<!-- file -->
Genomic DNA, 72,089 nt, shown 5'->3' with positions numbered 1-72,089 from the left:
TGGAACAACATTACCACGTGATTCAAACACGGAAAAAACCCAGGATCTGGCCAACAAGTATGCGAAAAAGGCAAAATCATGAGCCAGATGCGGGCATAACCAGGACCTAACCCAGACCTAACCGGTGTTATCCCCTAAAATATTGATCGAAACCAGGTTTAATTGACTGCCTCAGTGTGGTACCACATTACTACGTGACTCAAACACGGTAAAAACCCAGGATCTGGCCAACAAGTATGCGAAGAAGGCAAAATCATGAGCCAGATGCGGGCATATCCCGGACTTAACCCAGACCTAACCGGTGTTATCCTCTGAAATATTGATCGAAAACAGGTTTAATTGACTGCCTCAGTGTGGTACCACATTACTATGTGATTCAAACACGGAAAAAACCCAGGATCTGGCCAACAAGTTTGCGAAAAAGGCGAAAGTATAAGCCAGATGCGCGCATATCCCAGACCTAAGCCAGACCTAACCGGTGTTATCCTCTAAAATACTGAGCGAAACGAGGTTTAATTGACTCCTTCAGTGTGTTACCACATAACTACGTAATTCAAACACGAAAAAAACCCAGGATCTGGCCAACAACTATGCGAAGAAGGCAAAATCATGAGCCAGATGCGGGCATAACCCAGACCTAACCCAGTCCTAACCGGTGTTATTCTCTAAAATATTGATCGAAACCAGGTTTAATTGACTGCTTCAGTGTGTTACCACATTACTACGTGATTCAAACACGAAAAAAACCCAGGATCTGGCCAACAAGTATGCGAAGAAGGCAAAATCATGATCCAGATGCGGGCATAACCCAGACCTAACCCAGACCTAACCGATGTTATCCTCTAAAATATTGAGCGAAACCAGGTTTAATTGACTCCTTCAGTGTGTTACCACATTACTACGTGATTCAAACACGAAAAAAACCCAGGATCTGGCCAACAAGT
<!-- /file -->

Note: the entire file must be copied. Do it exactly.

Genomic DNA, 72,089 nt, shown 5'->3' with positions numbered 1-72,089 from the left:
TGGAACAACATTACCACGTGATTCAAACACGGAAAAAACCCAGGATCTGGCCAACAAGTATGCGAAAAAGGCAAAATCATGAGCCAGATGCGGGCATAACCAGGACCTAACCCAGACCTAACCGGTGTTATCCCCTAAAATATTGATCGAAACCAGGTTTAATTGACTGCCTCAGTGTGGTACCACATTACTACGTGACTCAAACACGGTAAAAACCCAGGATCTGGCCAACAAGTATGCGAAGAAGGCAAAATCATGAGCCAGATGCGGGCATATCCCGGACTTAACCCAGACCTAACCGGTGTTATCCTCTGAAATATTGATCGAAAACAGGTTTAATTGACTGCCTCAGTGTGGTACCACATTACTATGTGATTCAAACACGGAAAAAACCCAGGATCTGGCCAACAAGTTTGCGAAAAAGGCGAAAGTATAAGCCAGATGCGCGCATATCCCAGACCTAAGCCAGACCTAACCGGTGTTATCCTCTAAAATACTGAGCGAAACGAGGTTTAATTGACTCCTTCAGTGTGTTACCACATAACTACGTAATTCAAACACGAAAAAAACCCAGGATCTGGCCAACAACTATGCGAAGAAGGCAAAATCATGAGCCAGATGCGGGCATAACCCAGACCTAACCCAGTCCTAACCGGTGTTATTCTCTAAAATATTGATCGAAACCAGGTTTAATTGACTGCTTCAGTGTGTTACCACATTACTACGTGATTCAAACACGAAAAAAACCCAGGATCTGGCCAACAAGTATGCGAAGAAGGCAAAATCATGATCCAGATGCGGGCATAACCCAGACCTAACCCAGACCTAACCGATGTTATCCTCTAAAATATTGAGCGAAACCAGGTTTAATTGACTCCTTCAGTGTGTTACCACATTACTACGTGATTCAAACACGAAAAAAACCCAGGATCTGGCCAACAAGT